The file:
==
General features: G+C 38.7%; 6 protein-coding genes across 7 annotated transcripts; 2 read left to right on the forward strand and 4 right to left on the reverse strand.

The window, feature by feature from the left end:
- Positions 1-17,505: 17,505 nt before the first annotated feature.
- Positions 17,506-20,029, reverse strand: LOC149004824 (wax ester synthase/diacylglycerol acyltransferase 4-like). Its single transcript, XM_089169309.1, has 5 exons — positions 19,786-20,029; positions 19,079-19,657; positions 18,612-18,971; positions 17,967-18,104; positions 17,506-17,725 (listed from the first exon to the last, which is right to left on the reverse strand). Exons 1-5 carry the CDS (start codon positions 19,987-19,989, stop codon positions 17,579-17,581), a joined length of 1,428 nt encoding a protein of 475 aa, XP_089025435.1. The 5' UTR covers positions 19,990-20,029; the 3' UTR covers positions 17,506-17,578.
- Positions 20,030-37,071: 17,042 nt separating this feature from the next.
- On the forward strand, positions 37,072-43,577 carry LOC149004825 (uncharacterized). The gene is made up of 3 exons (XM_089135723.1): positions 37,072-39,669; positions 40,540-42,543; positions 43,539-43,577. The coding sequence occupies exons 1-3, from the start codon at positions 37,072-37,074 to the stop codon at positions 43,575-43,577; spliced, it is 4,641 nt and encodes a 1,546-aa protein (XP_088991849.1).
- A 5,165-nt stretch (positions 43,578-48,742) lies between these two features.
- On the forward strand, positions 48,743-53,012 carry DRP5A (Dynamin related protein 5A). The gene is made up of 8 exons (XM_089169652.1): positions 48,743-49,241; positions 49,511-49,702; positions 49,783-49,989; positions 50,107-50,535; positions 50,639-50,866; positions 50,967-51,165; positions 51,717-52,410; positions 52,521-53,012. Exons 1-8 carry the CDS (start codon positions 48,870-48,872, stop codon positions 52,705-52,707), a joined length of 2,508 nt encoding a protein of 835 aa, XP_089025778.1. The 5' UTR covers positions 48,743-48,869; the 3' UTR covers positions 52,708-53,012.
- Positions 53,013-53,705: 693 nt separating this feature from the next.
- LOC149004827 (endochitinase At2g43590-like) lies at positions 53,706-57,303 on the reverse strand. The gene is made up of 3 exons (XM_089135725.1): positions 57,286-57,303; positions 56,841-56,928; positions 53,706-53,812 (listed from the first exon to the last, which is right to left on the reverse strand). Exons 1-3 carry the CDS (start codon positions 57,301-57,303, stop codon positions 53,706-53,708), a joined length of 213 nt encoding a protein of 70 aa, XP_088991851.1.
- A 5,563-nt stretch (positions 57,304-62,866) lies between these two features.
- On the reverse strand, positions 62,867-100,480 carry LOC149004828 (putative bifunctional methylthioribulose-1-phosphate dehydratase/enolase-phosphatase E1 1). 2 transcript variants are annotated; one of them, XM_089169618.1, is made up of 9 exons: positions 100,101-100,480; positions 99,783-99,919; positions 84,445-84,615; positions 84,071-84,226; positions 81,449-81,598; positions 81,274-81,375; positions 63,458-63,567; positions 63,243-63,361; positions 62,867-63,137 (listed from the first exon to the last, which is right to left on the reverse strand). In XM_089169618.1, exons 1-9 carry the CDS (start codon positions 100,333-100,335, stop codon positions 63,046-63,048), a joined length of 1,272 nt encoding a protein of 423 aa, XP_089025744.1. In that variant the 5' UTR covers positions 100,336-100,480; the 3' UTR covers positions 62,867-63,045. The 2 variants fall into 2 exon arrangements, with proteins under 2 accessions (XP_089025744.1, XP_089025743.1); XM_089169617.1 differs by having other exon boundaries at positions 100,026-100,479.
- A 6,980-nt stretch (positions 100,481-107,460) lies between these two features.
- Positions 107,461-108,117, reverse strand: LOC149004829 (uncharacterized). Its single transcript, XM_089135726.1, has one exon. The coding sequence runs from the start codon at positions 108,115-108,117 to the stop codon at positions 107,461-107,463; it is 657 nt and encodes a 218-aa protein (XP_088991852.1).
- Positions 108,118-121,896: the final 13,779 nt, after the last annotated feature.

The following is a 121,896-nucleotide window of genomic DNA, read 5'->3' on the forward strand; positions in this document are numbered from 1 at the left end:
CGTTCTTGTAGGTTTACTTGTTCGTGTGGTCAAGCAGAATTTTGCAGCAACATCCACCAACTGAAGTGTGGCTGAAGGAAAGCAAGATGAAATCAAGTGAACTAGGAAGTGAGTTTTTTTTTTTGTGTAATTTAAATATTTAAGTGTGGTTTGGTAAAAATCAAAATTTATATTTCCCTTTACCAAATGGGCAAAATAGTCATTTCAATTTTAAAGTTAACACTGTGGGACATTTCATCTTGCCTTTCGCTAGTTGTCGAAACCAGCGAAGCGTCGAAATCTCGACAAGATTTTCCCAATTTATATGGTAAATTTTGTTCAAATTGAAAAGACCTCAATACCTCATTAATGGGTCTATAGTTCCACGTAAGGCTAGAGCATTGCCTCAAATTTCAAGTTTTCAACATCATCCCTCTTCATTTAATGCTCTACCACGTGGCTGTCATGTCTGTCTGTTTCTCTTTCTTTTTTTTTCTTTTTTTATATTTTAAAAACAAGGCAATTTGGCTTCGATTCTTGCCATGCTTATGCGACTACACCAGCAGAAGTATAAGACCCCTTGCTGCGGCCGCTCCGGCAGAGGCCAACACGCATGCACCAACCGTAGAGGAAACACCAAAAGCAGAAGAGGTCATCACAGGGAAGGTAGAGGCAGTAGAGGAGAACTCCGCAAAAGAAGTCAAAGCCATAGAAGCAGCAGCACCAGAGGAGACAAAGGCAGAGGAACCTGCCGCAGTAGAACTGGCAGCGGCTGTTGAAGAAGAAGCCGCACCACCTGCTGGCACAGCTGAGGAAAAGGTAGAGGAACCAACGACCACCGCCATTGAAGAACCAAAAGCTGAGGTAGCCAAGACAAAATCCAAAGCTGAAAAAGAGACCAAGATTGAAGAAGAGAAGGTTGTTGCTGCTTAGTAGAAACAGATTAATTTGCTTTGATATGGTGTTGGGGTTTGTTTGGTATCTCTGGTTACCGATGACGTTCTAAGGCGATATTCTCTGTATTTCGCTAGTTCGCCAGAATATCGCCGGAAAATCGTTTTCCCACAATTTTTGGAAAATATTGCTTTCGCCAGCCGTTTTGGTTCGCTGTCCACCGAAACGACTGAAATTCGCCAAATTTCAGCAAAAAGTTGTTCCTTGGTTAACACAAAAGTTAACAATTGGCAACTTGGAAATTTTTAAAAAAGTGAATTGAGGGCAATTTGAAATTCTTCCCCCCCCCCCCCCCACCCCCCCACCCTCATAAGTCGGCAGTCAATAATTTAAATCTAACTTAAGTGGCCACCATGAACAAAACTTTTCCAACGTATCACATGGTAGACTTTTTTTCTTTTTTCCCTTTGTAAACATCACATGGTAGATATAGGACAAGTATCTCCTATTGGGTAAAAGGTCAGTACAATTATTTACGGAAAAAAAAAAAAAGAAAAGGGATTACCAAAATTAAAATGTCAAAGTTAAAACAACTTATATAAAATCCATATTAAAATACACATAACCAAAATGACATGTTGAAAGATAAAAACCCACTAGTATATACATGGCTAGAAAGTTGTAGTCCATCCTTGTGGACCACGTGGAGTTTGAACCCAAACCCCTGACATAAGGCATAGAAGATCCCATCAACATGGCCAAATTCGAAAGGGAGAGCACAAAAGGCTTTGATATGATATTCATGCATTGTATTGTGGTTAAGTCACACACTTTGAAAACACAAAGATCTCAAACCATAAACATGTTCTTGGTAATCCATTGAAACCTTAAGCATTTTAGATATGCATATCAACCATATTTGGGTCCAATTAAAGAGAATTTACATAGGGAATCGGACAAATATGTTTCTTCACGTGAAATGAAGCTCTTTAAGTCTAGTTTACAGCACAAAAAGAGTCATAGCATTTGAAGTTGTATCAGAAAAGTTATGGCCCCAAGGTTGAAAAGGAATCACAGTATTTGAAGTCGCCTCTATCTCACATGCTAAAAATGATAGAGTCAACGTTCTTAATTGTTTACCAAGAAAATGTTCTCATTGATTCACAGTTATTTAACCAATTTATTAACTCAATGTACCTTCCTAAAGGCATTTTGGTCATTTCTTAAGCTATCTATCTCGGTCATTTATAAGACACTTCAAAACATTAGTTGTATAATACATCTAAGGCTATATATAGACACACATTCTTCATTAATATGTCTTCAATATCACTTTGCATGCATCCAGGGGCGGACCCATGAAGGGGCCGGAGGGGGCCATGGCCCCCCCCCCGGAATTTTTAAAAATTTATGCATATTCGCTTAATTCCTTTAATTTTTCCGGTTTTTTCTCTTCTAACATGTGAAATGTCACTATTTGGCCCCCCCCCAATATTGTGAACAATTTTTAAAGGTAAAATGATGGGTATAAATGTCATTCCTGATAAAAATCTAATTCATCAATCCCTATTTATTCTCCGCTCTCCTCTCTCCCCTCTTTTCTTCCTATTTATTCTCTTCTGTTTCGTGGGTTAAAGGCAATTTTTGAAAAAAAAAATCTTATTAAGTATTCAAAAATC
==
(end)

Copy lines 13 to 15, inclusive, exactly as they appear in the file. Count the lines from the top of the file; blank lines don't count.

- A 6,980-nt stretch (positions 100,481-107,460) lies between these two features.
- Positions 107,461-108,117, reverse strand: LOC149004829 (uncharacterized). Its single transcript, XM_089135726.1, has one exon. The coding sequence runs from the start codon at positions 108,115-108,117 to the stop codon at positions 107,461-107,463; it is 657 nt and encodes a 218-aa protein (XP_088991852.1).
- Positions 108,118-121,896: the final 13,779 nt, after the last annotated feature.